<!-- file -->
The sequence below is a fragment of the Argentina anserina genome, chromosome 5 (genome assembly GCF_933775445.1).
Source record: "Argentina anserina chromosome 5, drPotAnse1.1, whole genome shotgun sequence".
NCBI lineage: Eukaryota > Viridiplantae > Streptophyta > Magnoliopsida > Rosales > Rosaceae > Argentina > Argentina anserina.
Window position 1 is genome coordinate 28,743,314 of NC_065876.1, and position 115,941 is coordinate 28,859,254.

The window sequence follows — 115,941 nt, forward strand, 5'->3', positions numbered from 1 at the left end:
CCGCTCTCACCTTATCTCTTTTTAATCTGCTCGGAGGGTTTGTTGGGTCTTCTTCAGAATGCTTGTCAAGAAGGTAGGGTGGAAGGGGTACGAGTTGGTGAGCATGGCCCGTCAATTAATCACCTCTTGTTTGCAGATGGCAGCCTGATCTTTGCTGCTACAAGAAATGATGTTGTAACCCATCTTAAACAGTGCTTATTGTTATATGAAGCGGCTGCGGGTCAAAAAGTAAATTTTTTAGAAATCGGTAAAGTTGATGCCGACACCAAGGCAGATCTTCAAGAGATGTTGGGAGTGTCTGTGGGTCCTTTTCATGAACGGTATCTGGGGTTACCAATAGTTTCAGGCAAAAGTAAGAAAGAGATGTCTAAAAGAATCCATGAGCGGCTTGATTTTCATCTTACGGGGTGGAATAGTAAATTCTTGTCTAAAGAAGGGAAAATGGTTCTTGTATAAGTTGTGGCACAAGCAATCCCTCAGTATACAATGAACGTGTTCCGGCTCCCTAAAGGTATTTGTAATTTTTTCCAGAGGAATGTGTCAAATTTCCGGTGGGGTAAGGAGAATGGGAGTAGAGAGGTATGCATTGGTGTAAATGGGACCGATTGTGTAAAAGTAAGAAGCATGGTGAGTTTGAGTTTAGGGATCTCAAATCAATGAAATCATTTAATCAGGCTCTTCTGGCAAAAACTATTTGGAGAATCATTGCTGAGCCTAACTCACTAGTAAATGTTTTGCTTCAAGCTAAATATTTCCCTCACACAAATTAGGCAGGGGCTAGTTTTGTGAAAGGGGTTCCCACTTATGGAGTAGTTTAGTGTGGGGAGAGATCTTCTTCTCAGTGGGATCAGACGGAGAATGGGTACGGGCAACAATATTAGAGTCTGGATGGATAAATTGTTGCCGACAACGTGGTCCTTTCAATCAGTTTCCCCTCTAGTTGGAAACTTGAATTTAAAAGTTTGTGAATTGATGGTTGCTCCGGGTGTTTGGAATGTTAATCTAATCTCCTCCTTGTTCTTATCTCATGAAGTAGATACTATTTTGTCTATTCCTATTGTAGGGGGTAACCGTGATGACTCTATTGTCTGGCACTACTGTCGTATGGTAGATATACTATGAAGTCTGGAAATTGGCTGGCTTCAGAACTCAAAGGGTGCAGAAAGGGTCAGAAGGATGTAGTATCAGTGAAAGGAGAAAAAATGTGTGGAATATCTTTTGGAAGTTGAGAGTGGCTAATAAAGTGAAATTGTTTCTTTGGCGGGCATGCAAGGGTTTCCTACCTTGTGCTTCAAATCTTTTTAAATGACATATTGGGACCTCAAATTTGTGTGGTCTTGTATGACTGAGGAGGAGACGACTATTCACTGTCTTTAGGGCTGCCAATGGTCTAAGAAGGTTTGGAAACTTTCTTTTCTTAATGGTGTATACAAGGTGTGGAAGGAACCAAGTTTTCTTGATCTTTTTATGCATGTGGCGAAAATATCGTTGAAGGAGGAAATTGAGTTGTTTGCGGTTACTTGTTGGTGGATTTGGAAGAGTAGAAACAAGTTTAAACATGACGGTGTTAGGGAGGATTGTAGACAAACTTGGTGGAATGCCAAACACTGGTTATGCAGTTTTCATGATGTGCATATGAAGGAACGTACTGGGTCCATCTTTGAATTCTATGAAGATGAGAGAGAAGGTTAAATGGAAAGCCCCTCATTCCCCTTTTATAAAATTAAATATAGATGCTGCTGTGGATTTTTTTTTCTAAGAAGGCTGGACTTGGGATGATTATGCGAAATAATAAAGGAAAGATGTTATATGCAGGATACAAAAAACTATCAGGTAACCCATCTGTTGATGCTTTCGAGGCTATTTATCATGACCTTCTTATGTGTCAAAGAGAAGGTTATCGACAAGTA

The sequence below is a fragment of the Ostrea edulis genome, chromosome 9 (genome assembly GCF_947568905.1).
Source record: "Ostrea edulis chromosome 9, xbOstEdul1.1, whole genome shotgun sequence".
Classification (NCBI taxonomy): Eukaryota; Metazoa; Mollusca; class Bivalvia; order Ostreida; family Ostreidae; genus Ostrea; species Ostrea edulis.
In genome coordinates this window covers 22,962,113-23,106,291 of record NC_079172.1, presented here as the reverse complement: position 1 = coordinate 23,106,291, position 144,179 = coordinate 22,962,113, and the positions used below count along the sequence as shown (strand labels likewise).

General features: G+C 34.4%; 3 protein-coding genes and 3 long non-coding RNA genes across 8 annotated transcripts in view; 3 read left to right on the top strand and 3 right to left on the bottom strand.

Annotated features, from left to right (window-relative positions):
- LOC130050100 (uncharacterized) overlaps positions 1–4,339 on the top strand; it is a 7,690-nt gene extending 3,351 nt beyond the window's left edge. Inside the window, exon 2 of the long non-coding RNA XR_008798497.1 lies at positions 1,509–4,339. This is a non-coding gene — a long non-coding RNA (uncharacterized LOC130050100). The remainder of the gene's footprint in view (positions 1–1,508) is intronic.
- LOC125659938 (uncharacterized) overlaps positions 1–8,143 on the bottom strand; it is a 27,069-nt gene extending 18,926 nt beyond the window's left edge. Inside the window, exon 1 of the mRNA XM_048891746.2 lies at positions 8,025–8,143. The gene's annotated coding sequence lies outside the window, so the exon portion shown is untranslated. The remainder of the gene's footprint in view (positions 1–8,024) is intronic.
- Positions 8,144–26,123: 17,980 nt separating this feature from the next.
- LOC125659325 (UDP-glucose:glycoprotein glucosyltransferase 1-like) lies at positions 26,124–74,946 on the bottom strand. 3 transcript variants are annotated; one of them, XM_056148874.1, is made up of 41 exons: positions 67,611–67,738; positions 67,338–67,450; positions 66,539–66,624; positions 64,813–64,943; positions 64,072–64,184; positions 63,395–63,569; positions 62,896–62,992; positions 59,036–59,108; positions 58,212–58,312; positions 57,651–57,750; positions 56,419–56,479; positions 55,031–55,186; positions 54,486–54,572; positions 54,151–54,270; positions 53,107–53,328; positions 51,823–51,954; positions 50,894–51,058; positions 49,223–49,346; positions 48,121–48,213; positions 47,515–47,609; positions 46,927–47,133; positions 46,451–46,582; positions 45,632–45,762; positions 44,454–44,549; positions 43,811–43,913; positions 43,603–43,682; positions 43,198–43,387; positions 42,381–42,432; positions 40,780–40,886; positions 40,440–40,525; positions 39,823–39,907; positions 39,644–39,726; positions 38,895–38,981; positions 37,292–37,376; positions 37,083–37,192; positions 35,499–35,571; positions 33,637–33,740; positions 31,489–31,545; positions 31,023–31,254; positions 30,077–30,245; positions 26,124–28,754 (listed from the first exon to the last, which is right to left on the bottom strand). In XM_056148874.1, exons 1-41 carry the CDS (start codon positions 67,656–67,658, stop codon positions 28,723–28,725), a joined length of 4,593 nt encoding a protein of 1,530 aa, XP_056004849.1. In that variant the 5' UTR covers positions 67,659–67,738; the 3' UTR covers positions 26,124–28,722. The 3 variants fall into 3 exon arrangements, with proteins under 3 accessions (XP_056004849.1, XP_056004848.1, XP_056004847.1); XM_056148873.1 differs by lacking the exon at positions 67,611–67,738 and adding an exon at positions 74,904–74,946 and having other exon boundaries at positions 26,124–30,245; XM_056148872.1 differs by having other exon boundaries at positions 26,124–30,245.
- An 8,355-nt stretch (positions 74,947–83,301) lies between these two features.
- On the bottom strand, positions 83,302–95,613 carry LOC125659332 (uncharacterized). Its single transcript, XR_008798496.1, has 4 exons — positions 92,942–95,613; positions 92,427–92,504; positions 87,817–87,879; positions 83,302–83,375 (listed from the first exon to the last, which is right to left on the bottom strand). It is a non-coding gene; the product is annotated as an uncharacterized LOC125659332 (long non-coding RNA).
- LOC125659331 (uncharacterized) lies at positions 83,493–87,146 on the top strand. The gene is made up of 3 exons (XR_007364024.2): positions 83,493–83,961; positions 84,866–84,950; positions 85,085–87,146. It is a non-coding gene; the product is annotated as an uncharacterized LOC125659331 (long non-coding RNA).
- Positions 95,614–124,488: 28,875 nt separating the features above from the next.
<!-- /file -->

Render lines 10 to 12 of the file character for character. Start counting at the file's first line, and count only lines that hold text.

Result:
In genome coordinates this window covers 22,962,113-23,106,291 of record NC_079172.1, presented here as the reverse complement: position 1 = coordinate 23,106,291, position 144,179 = coordinate 22,962,113, and the positions used below count along the sequence as shown (strand labels likewise).

General features: G+C 34.4%; 3 protein-coding genes and 3 long non-coding RNA genes across 8 annotated transcripts in view; 3 read left to right on the top strand and 3 right to left on the bottom strand.

Annotated features, from left to right (window-relative positions):